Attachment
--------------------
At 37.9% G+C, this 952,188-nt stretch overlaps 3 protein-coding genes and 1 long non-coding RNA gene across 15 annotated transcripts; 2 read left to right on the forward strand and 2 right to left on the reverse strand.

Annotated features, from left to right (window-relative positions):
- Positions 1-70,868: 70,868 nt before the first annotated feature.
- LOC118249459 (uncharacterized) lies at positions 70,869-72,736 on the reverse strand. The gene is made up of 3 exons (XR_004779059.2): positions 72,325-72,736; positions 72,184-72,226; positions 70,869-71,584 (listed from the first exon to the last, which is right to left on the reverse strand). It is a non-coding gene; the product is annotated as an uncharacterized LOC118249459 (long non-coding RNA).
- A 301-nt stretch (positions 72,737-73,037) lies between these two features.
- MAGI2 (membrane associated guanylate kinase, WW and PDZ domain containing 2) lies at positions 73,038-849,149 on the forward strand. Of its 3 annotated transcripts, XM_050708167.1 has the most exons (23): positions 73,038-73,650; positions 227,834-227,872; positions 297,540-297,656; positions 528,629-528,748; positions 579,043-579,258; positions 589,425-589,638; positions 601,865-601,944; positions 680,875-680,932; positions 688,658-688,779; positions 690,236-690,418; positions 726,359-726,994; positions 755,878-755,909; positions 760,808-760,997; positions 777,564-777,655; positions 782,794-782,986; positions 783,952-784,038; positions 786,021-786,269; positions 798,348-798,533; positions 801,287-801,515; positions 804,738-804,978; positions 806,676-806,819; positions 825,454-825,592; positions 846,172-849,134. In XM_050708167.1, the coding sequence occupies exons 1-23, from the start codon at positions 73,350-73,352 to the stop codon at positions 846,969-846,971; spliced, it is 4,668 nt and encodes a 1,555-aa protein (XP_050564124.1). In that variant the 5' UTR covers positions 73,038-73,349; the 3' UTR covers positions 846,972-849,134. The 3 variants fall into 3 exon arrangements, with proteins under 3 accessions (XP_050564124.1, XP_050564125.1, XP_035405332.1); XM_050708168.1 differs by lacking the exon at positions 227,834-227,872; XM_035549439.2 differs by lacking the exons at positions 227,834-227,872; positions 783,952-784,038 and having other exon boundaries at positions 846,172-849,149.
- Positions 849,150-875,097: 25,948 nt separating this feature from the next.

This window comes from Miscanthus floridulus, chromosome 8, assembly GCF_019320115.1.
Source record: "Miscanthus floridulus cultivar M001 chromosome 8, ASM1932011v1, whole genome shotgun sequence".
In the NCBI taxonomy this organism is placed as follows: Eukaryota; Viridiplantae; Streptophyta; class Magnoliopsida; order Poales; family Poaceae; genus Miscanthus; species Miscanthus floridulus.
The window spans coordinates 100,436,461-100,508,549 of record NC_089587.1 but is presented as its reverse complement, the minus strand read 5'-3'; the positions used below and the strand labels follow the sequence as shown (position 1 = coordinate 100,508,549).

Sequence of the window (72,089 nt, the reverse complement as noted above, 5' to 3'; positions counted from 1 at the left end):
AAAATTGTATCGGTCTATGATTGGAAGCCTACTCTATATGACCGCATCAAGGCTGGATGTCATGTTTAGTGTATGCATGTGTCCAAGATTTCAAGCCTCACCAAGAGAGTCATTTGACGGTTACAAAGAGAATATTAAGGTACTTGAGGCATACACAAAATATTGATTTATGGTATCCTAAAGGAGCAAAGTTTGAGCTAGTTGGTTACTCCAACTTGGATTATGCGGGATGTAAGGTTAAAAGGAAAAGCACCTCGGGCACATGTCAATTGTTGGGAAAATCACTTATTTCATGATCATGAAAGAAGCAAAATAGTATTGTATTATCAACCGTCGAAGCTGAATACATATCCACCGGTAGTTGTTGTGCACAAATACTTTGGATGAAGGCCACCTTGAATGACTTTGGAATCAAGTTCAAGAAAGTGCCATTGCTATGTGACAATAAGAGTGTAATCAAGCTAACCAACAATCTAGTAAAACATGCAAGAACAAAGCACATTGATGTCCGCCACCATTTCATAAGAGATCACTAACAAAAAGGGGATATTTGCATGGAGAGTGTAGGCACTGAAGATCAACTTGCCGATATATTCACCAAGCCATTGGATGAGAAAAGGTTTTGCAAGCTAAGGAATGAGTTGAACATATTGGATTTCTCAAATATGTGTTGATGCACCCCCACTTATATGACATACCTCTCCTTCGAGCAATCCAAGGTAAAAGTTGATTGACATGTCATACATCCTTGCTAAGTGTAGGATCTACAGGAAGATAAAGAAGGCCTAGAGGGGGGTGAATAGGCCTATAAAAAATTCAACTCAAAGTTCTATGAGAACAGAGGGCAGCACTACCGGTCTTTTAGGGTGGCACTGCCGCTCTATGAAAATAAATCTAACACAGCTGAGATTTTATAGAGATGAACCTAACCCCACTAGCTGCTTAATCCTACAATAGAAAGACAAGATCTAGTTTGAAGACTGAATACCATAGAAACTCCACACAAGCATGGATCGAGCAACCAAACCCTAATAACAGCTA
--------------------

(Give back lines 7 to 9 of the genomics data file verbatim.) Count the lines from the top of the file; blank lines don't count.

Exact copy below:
- Positions 849,150-875,097: 25,948 nt separating this feature from the next.

This window comes from Miscanthus floridulus, chromosome 8, assembly GCF_019320115.1.
Source record: "Miscanthus floridulus cultivar M001 chromosome 8, ASM1932011v1, whole genome shotgun sequence".